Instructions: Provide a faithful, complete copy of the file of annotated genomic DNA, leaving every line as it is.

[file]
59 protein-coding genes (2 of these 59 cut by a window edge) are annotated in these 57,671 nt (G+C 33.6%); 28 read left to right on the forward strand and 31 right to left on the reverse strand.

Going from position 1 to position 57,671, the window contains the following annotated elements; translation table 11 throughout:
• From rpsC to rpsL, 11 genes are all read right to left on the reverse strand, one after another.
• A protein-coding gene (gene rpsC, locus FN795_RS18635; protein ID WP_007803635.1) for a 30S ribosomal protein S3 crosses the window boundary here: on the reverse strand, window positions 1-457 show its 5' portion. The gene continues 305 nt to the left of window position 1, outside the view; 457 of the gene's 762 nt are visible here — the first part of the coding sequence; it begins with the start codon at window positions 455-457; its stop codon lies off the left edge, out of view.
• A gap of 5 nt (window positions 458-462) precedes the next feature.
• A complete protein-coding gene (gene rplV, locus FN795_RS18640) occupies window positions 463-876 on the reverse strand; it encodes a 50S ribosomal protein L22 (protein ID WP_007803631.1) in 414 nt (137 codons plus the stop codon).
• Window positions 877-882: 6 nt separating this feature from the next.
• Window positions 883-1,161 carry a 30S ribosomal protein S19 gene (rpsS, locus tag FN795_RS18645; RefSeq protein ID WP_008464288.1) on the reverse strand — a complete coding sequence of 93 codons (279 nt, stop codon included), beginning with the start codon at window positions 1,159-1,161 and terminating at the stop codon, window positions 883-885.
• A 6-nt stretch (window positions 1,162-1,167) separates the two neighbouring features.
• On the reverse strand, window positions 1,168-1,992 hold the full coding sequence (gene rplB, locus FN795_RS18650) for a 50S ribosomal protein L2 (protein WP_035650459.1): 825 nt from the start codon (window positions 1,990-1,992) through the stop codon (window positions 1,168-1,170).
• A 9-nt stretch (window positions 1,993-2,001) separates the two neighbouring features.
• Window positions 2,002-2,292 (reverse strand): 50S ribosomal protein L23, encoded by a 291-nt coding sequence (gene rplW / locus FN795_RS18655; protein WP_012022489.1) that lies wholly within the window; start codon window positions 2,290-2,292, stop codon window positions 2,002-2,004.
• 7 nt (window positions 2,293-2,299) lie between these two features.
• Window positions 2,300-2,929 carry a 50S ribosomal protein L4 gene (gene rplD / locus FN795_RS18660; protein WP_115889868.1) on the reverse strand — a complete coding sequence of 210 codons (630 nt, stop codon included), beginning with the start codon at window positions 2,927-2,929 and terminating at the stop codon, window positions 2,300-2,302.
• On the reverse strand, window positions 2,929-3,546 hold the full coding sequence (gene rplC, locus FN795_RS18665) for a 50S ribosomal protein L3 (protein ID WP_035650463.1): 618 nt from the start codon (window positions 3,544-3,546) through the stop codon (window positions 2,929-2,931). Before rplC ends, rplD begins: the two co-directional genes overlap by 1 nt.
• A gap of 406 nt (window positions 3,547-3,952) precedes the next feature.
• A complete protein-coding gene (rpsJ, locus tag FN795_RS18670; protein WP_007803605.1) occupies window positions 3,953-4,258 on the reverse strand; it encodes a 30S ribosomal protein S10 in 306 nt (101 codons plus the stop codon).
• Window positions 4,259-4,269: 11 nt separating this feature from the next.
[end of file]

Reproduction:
59 protein-coding genes (2 of these 59 cut by a window edge) are annotated in these 57,671 nt (G+C 33.6%); 28 read left to right on the forward strand and 31 right to left on the reverse strand.

Going from position 1 to position 57,671, the window contains the following annotated elements; translation table 11 throughout:
• From rpsC to rpsL, 11 genes are all read right to left on the reverse strand, one after another.
• A protein-coding gene (gene rpsC, locus FN795_RS18635; protein ID WP_007803635.1) for a 30S ribosomal protein S3 crosses the window boundary here: on the reverse strand, window positions 1-457 show its 5' portion. The gene continues 305 nt to the left of window position 1, outside the view; 457 of the gene's 762 nt are visible here — the first part of the coding sequence; it begins with the start codon at window positions 455-457; its stop codon lies off the left edge, out of view.
• A gap of 5 nt (window positions 458-462) precedes the next feature.
• A complete protein-coding gene (gene rplV, locus FN795_RS18640) occupies window positions 463-876 on the reverse strand; it encodes a 50S ribosomal protein L22 (protein ID WP_007803631.1) in 414 nt (137 codons plus the stop codon).
• Window positions 877-882: 6 nt separating this feature from the next.
• Window positions 883-1,161 carry a 30S ribosomal protein S19 gene (rpsS, locus tag FN795_RS18645; RefSeq protein ID WP_008464288.1) on the reverse strand — a complete coding sequence of 93 codons (279 nt, stop codon included), beginning with the start codon at window positions 1,159-1,161 and terminating at the stop codon, window positions 883-885.
• A 6-nt stretch (window positions 1,162-1,167) separates the two neighbouring features.
• On the reverse strand, window positions 1,168-1,992 hold the full coding sequence (gene rplB, locus FN795_RS18650) for a 50S ribosomal protein L2 (protein WP_035650459.1): 825 nt from the start codon (window positions 1,990-1,992) through the stop codon (window positions 1,168-1,170).
• A 9-nt stretch (window positions 1,993-2,001) separates the two neighbouring features.
• Window positions 2,002-2,292 (reverse strand): 50S ribosomal protein L23, encoded by a 291-nt coding sequence (gene rplW / locus FN795_RS18655; protein WP_012022489.1) that lies wholly within the window; start codon window positions 2,290-2,292, stop codon window positions 2,002-2,004.
• 7 nt (window positions 2,293-2,299) lie between these two features.
• Window positions 2,300-2,929 carry a 50S ribosomal protein L4 gene (gene rplD / locus FN795_RS18660; protein WP_115889868.1) on the reverse strand — a complete coding sequence of 210 codons (630 nt, stop codon included), beginning with the start codon at window positions 2,927-2,929 and terminating at the stop codon, window positions 2,300-2,302.
• On the reverse strand, window positions 2,929-3,546 hold the full coding sequence (gene rplC, locus FN795_RS18665) for a 50S ribosomal protein L3 (protein ID WP_035650463.1): 618 nt from the start codon (window positions 3,544-3,546) through the stop codon (window positions 2,929-2,931). Before rplC ends, rplD begins: the two co-directional genes overlap by 1 nt.
• A gap of 406 nt (window positions 3,547-3,952) precedes the next feature.
• A complete protein-coding gene (rpsJ, locus tag FN795_RS18670; protein WP_007803605.1) occupies window positions 3,953-4,258 on the reverse strand; it encodes a 30S ribosomal protein S10 in 306 nt (101 codons plus the stop codon).
• Window positions 4,259-4,269: 11 nt separating this feature from the next.